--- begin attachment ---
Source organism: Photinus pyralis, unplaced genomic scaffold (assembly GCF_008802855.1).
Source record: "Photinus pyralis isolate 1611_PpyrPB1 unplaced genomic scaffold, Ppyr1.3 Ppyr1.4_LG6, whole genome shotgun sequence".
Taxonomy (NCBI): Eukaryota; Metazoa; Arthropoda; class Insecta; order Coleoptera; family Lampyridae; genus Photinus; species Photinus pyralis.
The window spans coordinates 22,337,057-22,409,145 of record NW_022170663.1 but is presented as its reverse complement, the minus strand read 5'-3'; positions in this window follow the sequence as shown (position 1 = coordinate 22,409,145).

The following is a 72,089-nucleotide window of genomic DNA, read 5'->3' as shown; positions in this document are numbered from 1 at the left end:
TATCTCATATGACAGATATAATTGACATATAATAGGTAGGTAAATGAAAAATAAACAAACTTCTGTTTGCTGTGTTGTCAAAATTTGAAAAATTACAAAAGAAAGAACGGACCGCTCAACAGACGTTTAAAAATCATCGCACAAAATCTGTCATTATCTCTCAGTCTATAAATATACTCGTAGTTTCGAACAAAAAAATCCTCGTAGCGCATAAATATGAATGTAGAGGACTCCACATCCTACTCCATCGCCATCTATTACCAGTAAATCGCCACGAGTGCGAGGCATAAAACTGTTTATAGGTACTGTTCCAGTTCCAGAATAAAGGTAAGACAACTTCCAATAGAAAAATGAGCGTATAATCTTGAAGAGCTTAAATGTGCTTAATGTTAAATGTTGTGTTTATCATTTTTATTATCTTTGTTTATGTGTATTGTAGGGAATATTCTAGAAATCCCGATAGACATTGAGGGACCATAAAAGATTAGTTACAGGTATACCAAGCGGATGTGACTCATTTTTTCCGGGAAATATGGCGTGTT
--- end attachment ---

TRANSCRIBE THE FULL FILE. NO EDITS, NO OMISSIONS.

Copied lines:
Source organism: Photinus pyralis, unplaced genomic scaffold (assembly GCF_008802855.1).
Source record: "Photinus pyralis isolate 1611_PpyrPB1 unplaced genomic scaffold, Ppyr1.3 Ppyr1.4_LG6, whole genome shotgun sequence".
Taxonomy (NCBI): Eukaryota; Metazoa; Arthropoda; class Insecta; order Coleoptera; family Lampyridae; genus Photinus; species Photinus pyralis.
The window spans coordinates 22,337,057-22,409,145 of record NW_022170663.1 but is presented as its reverse complement, the minus strand read 5'-3'; positions in this window follow the sequence as shown (position 1 = coordinate 22,409,145).

The following is a 72,089-nucleotide window of genomic DNA, read 5'->3' as shown; positions in this document are numbered from 1 at the left end:
TATCTCATATGACAGATATAATTGACATATAATAGGTAGGTAAATGAAAAATAAACAAACTTCTGTTTGCTGTGTTGTCAAAATTTGAAAAATTACAAAAGAAAGAACGGACCGCTCAACAGACGTTTAAAAATCATCGCACAAAATCTGTCATTATCTCTCAGTCTATAAATATACTCGTAGTTTCGAACAAAAAAATCCTCGTAGCGCATAAATATGAATGTAGAGGACTCCACATCCTACTCCATCGCCATCTATTACCAGTAAATCGCCACGAGTGCGAGGCATAAAACTGTTTATAGGTACTGTTCCAGTTCCAGAATAAAGGTAAGACAACTTCCAATAGAAAAATGAGCGTATAATCTTGAAGAGCTTAAATGTGCTTAATGTTAAATGTTGTGTTTATCATTTTTATTATCTTTGTTTATGTGTATTGTAGGGAATATTCTAGAAATCCCGATAGACATTGAGGGACCATAAAAGATTAGTTACAGGTATACCAAGCGGATGTGACTCATTTTTTCCGGGAAATATGGCGTGTT